Editor’s Note: Healthcare Informatics has compiled together a five-story Special Report section on data analytics for its July/August print issue. This story, and one that can be read here about a fast analytics team at the University of Michigan Health System, are part of that special section.
More and more, across healthcare organizations nationwide, data and analytics tools are being seen as a means to improve efficiency and quality. Yet, according to one survey from KPMG LLP, a New York City-based audit, tax and advisory firm, only a small fraction of those in the industry are using these capabilities to their fullest potential.
The March 2015 survey of nearly 300 respondents who identified themselves as being employed by providers, payers, or life sciences companies, found that only 10 percent are using advanced tools for data collection with analytics and predictive capabilities. Twenty-one percent indicated that they are still only “planning their journey.” Of the other respondents, 16 percent said they are using data in strategic decision making, while 28 percent are relying on data warehouses to track key performance indicators.
Indeed, as the provider community continues to prepare for the shift to value-based care and being at risk for various patient populations, it’s as clear as ever that sophisticated analytics tools will be a necessity going forward—even if adoption levels are still currently low. Speaking to the survey’s results, Bharat Rao, Ph.D., KPMG LLP’s national leader for healthcare and life sciences data analytics, says that many organizations are not where they need to be in leveraging this technology, and that providers need to employ new approaches to examining healthcare data to uncover patterns about cost and quality.
Dr. Rao, who has more than 60 patents tied into the realm of healthcare informatics and analytics, personally looks at analytics on a “full stage,” that moves from descriptive (what happened and why it happened) to predictive (what will happen), and then to prescriptive (what I should do about it). “I will say that we have gotten pretty good at descriptive analytics,” Rao attests. “There are tools out there that do a good job of painting a picture of the near past. It’s no longer acceptable to take 45 days to get quality measure reports back out,” he says, offering an example of improvement in that area.
Bharat Rao, Ph.D.
However, Rao points to both the huge gap and potential for predictive analytics, and he notes that prescriptive analytics is something that doesn’t happen in healthcare today. “Readmissions tools do a reasonable job, but there is a big gap there. One thing that has changed over the last decade is the recognition by provider organizations that analytics is not a nice shiny toy, but something that has become increasingly important for them to survive,” Rao says.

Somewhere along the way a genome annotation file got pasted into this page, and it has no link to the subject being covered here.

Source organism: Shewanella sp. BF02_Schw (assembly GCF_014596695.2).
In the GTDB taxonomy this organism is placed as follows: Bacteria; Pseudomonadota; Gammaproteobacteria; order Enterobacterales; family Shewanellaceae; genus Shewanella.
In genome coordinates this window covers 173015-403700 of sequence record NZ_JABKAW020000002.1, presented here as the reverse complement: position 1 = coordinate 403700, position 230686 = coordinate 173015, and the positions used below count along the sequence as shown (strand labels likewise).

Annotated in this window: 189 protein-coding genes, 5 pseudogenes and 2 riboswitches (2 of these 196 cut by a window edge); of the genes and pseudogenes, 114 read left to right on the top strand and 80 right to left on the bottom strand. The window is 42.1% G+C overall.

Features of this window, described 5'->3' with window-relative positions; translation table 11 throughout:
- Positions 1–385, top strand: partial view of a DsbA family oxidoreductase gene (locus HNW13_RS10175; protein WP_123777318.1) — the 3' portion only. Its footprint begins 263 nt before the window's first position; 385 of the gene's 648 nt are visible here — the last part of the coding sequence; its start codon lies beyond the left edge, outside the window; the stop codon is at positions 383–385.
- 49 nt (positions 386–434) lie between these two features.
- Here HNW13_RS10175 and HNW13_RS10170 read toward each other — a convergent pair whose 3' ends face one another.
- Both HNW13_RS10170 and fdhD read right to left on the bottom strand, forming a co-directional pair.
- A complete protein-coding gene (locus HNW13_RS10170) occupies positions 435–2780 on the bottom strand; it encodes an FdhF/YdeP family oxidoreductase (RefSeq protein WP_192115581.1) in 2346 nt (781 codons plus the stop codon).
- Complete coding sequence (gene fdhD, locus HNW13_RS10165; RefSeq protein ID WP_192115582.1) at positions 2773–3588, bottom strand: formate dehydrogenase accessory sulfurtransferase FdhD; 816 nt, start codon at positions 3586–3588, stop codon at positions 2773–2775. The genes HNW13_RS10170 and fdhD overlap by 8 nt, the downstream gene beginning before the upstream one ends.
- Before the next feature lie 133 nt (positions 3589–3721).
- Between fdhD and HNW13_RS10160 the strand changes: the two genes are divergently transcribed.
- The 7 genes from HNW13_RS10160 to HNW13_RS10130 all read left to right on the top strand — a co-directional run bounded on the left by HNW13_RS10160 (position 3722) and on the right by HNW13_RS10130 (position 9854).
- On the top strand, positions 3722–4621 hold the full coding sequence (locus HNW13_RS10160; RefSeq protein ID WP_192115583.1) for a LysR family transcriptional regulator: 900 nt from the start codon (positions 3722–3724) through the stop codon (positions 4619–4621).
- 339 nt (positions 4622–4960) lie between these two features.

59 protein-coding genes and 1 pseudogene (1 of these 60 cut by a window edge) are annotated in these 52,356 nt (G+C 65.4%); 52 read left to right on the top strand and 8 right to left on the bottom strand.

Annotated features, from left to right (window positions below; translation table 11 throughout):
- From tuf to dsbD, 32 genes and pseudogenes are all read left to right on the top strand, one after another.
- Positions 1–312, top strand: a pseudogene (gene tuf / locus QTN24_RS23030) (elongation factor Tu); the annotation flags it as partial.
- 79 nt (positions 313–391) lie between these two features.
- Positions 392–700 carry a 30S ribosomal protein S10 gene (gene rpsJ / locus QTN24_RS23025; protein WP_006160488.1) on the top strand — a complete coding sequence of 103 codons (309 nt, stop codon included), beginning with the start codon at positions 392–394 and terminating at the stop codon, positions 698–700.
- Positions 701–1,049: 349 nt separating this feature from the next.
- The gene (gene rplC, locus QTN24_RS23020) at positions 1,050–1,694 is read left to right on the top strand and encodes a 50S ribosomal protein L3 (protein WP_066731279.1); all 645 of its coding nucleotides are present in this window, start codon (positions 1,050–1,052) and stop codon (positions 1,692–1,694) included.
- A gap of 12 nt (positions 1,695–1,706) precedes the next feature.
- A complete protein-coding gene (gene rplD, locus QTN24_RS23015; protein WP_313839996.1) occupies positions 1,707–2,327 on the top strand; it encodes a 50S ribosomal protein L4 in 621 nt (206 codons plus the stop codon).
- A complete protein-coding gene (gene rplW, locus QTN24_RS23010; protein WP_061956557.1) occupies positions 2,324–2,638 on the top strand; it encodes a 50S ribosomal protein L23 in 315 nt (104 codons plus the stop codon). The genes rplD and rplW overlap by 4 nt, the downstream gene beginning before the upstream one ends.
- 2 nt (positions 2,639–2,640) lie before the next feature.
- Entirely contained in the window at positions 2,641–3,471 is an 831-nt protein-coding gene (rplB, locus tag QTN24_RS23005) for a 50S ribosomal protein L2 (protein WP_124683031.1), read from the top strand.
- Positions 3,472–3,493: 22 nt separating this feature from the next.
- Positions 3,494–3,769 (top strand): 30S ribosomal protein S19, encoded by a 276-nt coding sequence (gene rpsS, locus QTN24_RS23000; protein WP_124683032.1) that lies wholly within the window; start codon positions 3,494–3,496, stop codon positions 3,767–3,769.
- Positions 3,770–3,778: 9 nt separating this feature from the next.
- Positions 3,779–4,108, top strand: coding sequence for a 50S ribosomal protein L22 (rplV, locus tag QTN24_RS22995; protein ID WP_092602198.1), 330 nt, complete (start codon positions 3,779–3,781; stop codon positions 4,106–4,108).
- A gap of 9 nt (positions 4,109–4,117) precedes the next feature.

Diving Into Uncharted Waters
It was a few years ago when David Seo, M.D., current University of Miami (UM) Health System associate vice president, information technology for clinical applications, and chief medical informatics officer (CMIO) of the Miller School of Medicine, and other health IT leaders at the health system began to truly understand the evolution of where healthcare was going. “Patient-centered medical homes and ACOs [accountable care organizations] were the trends under the main idea of managing risk,” Dr. Seo says. “I was getting multiple calls and visits from vendors offering analytics solutions, one after the other, and what became clear was they were not offering a true full suite of what a health system needs to manage risk. Our own EHR [electronic health record] vendor talked to us, but even what they could provide was limited.”
Seo says that UM Health System was looking for company that had a long track record of understanding data analytics and security, so it ended up choosing Lockheed Martin, a Bethesda, Md.-based global security and aerospace company with involvement in healthcare analytics. “We knew were headed towards a clinically integrated network and other things of that nature,” Seo says, noting the need to establish a data environment, implement big data analytics and predictive modeling tools, and start to stratify patient data and conduct risk assessments.
David Seo, M.D.
Seo agrees with Rao in that predictive analytics in healthcare “is still very much in its infancy no matter who you talk to.” Indeed, aside from the basics such as readmissions, true predictive analytics has not come to fruition, he notes. To this end, University of Miami Health System started out with a diabetes risk model, and clinician leaders have shown that the model can fit within providers’ workflows, Seo says. He adds that the risk model can be ordered through the organization’s order entry system, or it can have a patient ask to run that risk model themselves in test environments. “The risk model returns a score, so you understand your risk of developing diabetes over the next five years, for example. And now we are engaged with our clinical staff to [look at] things such as what is the threshold we would set to apply an intervention, for instance,” Seo says.
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